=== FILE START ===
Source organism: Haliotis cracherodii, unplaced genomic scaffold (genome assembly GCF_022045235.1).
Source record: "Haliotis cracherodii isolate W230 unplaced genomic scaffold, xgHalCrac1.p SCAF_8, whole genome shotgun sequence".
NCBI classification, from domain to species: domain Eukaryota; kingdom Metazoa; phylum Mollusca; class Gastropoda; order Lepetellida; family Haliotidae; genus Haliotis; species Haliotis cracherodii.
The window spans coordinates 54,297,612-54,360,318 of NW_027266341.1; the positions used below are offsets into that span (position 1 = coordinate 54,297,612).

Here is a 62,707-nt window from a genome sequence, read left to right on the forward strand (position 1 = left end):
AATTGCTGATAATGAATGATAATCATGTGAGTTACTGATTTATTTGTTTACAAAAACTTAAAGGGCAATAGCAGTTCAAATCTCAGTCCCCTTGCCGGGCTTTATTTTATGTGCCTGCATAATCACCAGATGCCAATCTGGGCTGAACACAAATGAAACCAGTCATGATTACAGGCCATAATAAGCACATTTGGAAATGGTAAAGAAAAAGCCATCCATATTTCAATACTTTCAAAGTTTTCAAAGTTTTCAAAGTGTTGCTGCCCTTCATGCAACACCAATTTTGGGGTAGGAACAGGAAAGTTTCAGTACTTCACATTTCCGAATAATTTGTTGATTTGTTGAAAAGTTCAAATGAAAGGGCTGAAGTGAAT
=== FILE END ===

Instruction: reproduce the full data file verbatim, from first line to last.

Source organism: Haliotis cracherodii, unplaced genomic scaffold (genome assembly GCF_022045235.1).
Source record: "Haliotis cracherodii isolate W230 unplaced genomic scaffold, xgHalCrac1.p SCAF_8, whole genome shotgun sequence".
NCBI classification, from domain to species: domain Eukaryota; kingdom Metazoa; phylum Mollusca; class Gastropoda; order Lepetellida; family Haliotidae; genus Haliotis; species Haliotis cracherodii.
The window spans coordinates 54,297,612-54,360,318 of NW_027266341.1; the positions used below are offsets into that span (position 1 = coordinate 54,297,612).

Here is a 62,707-nt window from a genome sequence, read left to right on the forward strand (position 1 = left end):
AATTGCTGATAATGAATGATAATCATGTGAGTTACTGATTTATTTGTTTACAAAAACTTAAAGGGCAATAGCAGTTCAAATCTCAGTCCCCTTGCCGGGCTTTATTTTATGTGCCTGCATAATCACCAGATGCCAATCTGGGCTGAACACAAATGAAACCAGTCATGATTACAGGCCATAATAAGCACATTTGGAAATGGTAAAGAAAAAGCCATCCATATTTCAATACTTTCAAAGTTTTCAAAGTTTTCAAAGTGTTGCTGCCCTTCATGCAACACCAATTTTGGGGTAGGAACAGGAAAGTTTCAGTACTTCACATTTCCGAATAATTTGTTGATTTGTTGAAAAGTTCAAATGAAAGGGCTGAAGTGAAT